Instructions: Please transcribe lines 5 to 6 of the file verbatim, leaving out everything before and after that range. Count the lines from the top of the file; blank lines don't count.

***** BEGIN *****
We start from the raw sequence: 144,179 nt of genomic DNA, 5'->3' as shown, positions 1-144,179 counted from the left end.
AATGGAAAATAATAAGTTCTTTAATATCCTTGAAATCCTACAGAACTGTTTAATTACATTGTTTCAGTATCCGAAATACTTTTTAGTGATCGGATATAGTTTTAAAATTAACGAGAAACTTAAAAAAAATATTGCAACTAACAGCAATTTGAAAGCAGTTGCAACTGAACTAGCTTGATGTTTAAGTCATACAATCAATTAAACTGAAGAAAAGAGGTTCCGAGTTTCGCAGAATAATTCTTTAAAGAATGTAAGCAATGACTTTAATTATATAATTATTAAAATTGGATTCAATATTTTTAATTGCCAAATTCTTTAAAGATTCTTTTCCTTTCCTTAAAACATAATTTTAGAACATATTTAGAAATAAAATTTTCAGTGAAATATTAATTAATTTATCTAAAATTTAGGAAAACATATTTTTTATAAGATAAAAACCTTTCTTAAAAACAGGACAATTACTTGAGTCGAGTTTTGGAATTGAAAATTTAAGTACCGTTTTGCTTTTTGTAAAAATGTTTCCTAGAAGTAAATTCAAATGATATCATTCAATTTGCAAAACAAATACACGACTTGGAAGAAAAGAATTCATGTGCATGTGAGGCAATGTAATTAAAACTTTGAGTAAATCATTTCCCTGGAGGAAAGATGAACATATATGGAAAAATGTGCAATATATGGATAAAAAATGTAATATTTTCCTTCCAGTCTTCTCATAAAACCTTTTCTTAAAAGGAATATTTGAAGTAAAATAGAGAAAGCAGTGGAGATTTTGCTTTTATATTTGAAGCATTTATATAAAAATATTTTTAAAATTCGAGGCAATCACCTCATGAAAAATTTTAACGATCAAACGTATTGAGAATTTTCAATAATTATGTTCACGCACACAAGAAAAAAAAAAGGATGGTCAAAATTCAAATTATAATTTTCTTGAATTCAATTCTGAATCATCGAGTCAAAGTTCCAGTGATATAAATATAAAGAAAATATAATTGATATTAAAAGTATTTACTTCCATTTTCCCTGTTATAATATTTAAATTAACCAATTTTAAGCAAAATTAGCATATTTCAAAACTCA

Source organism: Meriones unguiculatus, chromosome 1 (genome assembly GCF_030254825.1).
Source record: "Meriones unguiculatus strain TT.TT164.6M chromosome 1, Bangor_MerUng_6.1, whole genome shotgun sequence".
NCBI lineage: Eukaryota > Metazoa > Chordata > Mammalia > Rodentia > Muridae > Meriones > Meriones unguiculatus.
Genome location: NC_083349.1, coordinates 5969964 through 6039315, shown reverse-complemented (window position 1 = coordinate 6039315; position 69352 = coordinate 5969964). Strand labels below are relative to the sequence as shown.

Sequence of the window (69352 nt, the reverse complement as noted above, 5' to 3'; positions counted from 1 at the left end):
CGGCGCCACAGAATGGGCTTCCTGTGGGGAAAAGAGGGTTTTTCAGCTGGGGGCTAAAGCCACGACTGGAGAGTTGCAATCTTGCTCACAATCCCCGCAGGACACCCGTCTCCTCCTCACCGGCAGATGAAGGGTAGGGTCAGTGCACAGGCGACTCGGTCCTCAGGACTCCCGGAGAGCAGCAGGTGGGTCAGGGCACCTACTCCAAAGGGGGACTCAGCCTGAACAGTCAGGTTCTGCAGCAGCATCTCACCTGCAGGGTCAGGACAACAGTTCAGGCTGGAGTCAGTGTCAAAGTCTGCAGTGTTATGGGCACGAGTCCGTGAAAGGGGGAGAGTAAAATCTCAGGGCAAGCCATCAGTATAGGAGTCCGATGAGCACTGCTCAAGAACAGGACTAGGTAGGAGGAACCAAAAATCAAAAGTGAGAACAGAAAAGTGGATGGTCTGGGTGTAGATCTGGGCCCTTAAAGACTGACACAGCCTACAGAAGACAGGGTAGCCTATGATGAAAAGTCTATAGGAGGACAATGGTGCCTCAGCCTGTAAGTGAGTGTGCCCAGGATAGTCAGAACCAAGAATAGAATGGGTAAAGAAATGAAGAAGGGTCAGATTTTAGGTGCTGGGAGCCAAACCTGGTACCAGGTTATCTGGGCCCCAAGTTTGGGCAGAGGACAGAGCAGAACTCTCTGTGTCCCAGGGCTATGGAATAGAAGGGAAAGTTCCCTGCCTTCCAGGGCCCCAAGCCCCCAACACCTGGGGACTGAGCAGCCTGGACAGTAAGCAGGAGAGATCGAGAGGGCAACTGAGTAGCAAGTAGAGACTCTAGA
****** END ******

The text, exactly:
NCBI lineage: Eukaryota > Metazoa > Chordata > Mammalia > Rodentia > Muridae > Meriones > Meriones unguiculatus.
Genome location: NC_083349.1, coordinates 5969964 through 6039315, shown reverse-complemented (window position 1 = coordinate 6039315; position 69352 = coordinate 5969964). Strand labels below are relative to the sequence as shown.